SPRING HILL, Tenn. (WSMV) — A small business is being forced to close after the owners said a bank hacker drained their entire savings from their personal and business accounts.
Bill Walsh and his wife Pam Jordan have owned Soulmates and Sawdust in Spring Hill over the past five years, selling their handmade jewelry and woodworking. The couple had just completed a rebranding of the business in October when Pam got a text alert from Truist about potential fraud with their accounts.
Within a couple of days, the hackers had spent and wired thousands of dollars out of their bank accounts, Jordan said. That caused countless checks to bounce and left them unable to pay their bills.
“All of our money was combined into one account and then wired out of our accounts,” Jordan said. “Within a couple of days, we were wiped out.”
“It just devastated us,” Walsh said. “You can’t operate a business with no capital.”
Walsh and Jordan said they spent almost three months battling with Truist to get the money returned, after being surprised there were not precautions in place to automatically refund any fraud loss.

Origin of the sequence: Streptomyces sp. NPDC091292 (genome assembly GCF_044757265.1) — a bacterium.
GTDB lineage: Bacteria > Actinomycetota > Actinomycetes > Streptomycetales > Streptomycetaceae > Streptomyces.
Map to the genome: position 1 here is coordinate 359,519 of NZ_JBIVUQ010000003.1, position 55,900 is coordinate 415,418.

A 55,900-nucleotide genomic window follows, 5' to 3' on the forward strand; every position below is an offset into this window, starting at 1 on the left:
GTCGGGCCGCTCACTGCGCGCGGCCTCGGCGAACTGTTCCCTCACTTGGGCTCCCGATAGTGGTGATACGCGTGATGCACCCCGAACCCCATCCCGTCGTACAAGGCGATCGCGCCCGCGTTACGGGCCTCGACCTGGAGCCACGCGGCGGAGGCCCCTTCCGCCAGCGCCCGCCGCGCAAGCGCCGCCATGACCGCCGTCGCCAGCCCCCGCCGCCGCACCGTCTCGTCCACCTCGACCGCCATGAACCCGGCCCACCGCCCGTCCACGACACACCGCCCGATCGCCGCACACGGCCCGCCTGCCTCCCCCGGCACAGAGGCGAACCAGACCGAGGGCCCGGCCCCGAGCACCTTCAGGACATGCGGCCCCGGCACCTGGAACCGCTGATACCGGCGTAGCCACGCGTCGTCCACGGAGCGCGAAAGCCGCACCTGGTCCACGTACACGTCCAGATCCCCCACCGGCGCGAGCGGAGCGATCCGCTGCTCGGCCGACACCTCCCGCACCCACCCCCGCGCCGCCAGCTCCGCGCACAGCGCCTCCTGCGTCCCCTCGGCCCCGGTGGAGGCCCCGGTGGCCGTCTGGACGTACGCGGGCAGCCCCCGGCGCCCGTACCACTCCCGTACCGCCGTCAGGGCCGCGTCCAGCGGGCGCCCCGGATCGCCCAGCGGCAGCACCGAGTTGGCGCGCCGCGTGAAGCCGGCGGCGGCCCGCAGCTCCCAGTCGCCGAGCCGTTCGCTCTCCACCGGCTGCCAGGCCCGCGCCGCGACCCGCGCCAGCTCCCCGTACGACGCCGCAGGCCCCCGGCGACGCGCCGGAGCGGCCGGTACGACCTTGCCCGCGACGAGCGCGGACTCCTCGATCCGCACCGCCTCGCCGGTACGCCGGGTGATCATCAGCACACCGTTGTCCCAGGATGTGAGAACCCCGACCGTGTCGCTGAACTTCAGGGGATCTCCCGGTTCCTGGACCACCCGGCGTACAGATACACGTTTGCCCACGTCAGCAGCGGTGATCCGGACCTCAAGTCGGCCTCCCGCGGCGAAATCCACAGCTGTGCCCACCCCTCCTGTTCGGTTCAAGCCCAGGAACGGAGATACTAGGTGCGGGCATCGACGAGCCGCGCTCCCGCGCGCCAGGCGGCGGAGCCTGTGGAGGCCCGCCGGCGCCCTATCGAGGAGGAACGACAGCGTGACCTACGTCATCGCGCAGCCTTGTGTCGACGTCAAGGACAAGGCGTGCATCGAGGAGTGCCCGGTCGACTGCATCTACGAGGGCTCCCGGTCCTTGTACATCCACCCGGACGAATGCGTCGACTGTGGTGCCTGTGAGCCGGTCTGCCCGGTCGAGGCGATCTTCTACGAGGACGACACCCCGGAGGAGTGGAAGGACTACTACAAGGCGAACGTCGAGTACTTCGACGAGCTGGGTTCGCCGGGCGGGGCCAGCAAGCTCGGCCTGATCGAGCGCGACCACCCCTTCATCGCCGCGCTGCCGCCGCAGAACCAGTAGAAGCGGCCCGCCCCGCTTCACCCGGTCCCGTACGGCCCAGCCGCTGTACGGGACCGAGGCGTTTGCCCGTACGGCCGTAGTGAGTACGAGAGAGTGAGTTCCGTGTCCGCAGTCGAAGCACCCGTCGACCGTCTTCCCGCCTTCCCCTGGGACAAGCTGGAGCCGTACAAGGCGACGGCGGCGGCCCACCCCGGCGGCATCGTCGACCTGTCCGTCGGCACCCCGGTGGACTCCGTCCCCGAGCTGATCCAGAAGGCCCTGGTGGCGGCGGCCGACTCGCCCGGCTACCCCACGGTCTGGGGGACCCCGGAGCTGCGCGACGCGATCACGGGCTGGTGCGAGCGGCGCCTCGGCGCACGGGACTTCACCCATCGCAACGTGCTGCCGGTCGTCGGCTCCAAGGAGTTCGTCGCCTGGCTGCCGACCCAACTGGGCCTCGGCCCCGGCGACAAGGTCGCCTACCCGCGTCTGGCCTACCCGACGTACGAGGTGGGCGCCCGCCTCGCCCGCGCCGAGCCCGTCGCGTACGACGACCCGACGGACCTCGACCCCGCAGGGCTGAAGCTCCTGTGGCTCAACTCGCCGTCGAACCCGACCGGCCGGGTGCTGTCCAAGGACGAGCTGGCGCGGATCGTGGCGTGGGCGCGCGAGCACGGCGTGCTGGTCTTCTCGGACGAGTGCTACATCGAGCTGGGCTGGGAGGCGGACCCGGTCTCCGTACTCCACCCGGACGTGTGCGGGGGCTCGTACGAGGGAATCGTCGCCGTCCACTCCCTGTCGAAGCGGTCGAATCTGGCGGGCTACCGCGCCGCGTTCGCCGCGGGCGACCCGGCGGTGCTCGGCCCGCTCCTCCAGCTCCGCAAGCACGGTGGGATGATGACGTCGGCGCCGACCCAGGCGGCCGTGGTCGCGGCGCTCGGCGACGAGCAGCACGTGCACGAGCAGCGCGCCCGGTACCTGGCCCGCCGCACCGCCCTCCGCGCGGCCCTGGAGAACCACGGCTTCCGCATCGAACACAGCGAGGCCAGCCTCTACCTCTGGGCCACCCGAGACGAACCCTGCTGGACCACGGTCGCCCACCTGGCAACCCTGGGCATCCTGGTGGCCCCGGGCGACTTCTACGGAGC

The lack of money kept them from being able to restock the store or even pay their mortgage, Walsh said. Beyond closing the store, they’ve been forced to sell their home and possibly move out of the area.
“We poured our heart and soul and retirement into it, and now we have to close it,” Jordan said with a tear running down her face. “It just put us over the edge. We can’t come back from this.”
Truist was finally able to return all the stolen money to Walsh and Jordan a few days before Christmas, but that was too late to save the business, the couple said. They’ve put everything in the store on clearance and are hoping to find a new tenant for their building.
Walsh and Jordan said the community’s support during this tough time has been heartwarming, and many people have stepped up to help buy their remaining products in-store and online.
“Customers have been coming in in tears because of what is happening to us and because they are losing one of their favorite stores in Spring Hill,” Walsh said.
WSMV reached out to Truist to see why it took so long to return the money and what people can do to prevent this from happening to them. We have not yet gotten a response.
Walsh and Jordan are just hopeful wire fraud like this doesn’t happen to anyone else as they move on to a new chapter in their life.
“It just kept building,” Jordan said. “It started out like many of us have experienced, just getting a text from the bank saying, ‘we see fraudulent activity or suspicious activity on your card.’”
Copyright 2022 WSMV. All rights reserved.